Orioles carry relevance into August, enough to compete with Ravens

August 15, 2012|Kevin Cowherd

If you follow sports, you know this is the sweetest August we've had around here in a long time.

Remember how it was for most of the last 14 years? The minute the Ravens opened training camp in July, the Orioles seemed to drop off the face of the earth for most fans.

Back then people around here seemed more interested in hearing about the Ravens' third-string nose tackle than about anything the Orioles were doing.

Oh, the Ravens are still huge. It's still a football town, I give you that. And the NFL is this great monolithic entity that has somehow convinced the public that everything it does 365 days of the year — combines, drafts, minicamps, pre-season games — is the most important thing in the whole world.

But this summer, the buzz around the Orioles just gets louder and louder, too.

And why shouldn't it? In one of the great turnarounds in the game, the O's find themselves in second place in the American League East. They find themselves scrapping and clawing for a playoff spot. They find themselves playing meaningful games night after night.

Imagine that. It's the third week of August. And to use the trendy word of the day, the Orioles are still relevant.

"Relevant," Buck Showalter repeated when someone used that word the other day.

He sat back in the chair behind his desk and let that sink in for a moment. Then he flashed that thin gunslinger's smile, the one the rest of the league is seeing more and more as the Orioles refuse to follow the script and fold the way they're supposed to.

"That's a good word," he said finally.

And relevant is what the Orioles are, all right. Ask the rest of the league.

They win games just about every way you can win them. They win in extra innings. They win despite a lousy run differential. They win with their best pitcher (Jason Hammel) on the disabled list. They win with players you've never heard of, who are then replaced by more players you never heard of.

They win when everyone in baseball keeps waiting for them to lose.

No wonder the whole thing hearkens eerily back to the famous 1989 "Why Not?" season. The year before, the Orioles started 0-21 and finished with 108 losses. Everyone expected another horror show in '89. And all that team did was finish 87-75, just two games out of first place.

Can history repeat itself? We'll see. But the buzz around the Orioles this summer is because the future looks bright, too.

Look what happened last week. Top prospect Manny Machado is called up from Bowie and promptly morphs into a young Brooks Robinson.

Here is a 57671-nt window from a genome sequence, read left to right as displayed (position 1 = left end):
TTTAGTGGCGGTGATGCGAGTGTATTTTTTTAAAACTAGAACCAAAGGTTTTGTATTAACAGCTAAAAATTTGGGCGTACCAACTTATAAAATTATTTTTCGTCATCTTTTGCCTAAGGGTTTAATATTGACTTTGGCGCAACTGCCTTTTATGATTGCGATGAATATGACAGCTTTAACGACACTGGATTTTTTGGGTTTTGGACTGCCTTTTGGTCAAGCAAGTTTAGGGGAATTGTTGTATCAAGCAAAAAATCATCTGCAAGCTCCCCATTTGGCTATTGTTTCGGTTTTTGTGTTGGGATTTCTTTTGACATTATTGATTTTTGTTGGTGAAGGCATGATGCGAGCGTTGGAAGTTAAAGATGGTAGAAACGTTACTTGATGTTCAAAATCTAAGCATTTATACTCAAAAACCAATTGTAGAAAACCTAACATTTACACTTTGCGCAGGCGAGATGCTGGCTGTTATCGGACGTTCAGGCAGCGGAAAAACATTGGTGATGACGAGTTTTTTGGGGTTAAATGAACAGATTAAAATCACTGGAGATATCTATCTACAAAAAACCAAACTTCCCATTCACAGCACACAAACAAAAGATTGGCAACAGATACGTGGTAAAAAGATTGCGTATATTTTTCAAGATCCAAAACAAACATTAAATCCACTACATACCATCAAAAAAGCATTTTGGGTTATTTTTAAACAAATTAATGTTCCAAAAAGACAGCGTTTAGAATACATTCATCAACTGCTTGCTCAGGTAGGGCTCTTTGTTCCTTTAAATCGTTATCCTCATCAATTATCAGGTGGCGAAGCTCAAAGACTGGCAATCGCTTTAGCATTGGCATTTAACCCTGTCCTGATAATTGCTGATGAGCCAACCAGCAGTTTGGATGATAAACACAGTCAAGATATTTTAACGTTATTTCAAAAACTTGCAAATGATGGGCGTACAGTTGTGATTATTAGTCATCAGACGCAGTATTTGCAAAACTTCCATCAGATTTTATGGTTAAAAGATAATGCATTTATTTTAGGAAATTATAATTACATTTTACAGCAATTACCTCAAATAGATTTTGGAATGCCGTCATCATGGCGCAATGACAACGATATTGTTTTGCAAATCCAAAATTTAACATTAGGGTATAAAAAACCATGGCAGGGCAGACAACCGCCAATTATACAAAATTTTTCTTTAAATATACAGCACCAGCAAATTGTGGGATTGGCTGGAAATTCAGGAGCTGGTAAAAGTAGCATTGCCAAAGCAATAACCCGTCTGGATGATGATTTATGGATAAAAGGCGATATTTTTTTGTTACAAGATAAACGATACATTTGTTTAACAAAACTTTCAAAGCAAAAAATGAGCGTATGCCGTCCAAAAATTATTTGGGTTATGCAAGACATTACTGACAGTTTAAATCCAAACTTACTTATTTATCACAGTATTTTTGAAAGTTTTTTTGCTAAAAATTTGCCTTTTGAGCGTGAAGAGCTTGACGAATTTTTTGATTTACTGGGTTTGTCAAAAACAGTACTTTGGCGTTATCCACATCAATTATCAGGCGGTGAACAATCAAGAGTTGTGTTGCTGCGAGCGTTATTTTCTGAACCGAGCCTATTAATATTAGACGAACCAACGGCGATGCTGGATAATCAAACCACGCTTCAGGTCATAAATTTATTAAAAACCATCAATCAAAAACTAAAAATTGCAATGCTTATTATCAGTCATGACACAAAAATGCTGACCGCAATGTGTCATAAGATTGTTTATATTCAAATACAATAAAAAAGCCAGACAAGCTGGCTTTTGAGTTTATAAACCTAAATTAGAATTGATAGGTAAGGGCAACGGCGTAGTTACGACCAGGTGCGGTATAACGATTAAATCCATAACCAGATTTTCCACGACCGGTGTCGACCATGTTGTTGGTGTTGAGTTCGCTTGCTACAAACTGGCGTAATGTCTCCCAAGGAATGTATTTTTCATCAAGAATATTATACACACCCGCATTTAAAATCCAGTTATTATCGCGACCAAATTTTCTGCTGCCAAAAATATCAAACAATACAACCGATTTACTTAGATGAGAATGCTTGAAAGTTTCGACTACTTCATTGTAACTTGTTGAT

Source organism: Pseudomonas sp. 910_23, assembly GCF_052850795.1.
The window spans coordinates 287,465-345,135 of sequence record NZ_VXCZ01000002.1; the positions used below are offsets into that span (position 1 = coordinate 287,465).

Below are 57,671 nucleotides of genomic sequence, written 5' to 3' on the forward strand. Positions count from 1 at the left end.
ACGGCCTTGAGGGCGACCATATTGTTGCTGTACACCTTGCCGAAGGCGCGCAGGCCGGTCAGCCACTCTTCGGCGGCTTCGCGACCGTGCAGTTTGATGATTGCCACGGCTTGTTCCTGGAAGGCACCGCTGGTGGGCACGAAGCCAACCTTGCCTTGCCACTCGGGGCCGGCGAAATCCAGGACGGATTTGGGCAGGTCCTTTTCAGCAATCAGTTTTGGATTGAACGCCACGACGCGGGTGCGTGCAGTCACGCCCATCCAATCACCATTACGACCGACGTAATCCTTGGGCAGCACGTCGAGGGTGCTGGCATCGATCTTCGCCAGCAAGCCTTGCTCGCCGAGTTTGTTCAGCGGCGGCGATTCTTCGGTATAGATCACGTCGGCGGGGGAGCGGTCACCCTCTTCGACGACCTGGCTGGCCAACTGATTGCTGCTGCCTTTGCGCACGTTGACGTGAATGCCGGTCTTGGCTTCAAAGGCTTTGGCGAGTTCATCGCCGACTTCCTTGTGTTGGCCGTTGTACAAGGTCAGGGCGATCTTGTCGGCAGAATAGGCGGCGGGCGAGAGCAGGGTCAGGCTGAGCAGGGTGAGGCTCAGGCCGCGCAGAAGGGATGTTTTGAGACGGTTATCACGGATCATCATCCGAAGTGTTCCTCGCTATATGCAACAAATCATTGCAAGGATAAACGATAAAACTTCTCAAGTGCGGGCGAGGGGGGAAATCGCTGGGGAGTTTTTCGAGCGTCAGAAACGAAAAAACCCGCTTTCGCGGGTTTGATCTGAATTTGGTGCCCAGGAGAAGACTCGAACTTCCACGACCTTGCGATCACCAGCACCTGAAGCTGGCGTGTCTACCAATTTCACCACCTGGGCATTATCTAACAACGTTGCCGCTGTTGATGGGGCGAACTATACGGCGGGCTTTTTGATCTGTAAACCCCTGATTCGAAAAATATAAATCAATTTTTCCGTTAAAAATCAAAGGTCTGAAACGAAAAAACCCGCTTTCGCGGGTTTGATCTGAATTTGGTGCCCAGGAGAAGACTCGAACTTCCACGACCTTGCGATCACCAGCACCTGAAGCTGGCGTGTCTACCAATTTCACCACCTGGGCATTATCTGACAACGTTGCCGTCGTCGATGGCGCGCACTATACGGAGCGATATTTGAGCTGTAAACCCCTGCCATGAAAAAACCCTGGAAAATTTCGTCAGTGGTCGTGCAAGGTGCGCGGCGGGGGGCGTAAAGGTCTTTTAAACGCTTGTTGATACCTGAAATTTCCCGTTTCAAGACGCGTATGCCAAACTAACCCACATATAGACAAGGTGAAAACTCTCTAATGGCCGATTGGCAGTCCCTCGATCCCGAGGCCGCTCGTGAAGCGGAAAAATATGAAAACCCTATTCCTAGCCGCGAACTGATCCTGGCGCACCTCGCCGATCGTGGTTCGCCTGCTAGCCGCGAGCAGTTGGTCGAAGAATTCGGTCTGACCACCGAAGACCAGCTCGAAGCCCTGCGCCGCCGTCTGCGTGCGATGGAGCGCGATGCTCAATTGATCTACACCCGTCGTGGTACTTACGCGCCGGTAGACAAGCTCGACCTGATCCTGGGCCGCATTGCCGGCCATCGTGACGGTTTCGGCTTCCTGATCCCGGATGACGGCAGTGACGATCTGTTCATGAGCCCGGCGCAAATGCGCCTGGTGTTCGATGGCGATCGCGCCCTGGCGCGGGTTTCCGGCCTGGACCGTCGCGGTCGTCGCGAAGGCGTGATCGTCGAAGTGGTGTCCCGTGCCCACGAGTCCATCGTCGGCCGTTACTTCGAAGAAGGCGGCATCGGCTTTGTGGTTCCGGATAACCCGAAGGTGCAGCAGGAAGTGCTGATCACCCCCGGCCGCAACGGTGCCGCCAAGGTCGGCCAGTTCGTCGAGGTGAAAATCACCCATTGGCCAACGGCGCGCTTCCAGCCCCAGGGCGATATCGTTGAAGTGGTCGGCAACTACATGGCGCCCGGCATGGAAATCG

Is that blasphemy? Comparing a 20-year-old who's been in The Show for a cup of coffee to the sainted Brooks?

Maybe. But Machado goes 6-for-16 with three homers, a triple, a double and seven RBIs in his first four games. In his fifth game, he charges a swinging bunt down the third base line, bare-hands it and slings it to first to get the runner. Just like ol' you-know-who used to do it.

Then there's right-hander Dylan Bundy, the stud prospect in all of baseball to hear some tell it, who's showing off his 98-mph heater at Double-A Bowie and could make it to The Show in a couple weeks.

And this year's No. 1 draft choice, quirky righty Kevin Gausman — quirky in a good way, the kid is a joy to be around — was so lights out for short-season Single-A Aberdeen with his mid-90's fastball and killer changeup that he's just been promoted to High-A Frederick.

But the bottom line is this: none of the buzz happens if the Orioles aren't winning. And making a run at October baseball for the first time in forever.

"People are excited about us being in the hunt," Chris Davis said. "Everywhere we go, people are fired up about the Orioles."

The O's designated hitter knows this first-hand. He goes out with his wife, Jill, to Abbey Burger Bistro in Federal Hill and people want to talk about this team. He goes to Harris Teeter, the big grocery store in Locust Point, and it's the same thing, fans telling him how special this summer is because of the Orioles.

"Me, I don't go anywhere," Showalter said when I told him what Davis had found in his travels. "I get up and come to the ballpark. I leave here around 12:30 every [morning] and go home. If you drew a direct line between the stadium and where I live, that's where I go."

Showalter says he's been out to dinner in town "maybe four times" since the season started.

"But," he says, "it's a lot of fun leaving here after a day game and seeing all the people in orange walking around."

Oh, Showalter feels how different this summer is in Baltimore, too. Feels it at the ballpark, mainly. There are nights at Camden Yards when the crowd is so electric, he gets goose-bumps.

"We've tried real hard to raise the bar around here," he said.

They've definitely done that. To use Showalter's new favorite word, the Orioles have made themselves relevant again.

Relevant in August. Imagine that.

kevin.cowherd@baltsun.com

twitter.com/kevincowherdsun

Listen to Kevin Cowherd at 7:20 a.m. Tuesdays on 105.7 The Fan's "The Norris and Davis Show."

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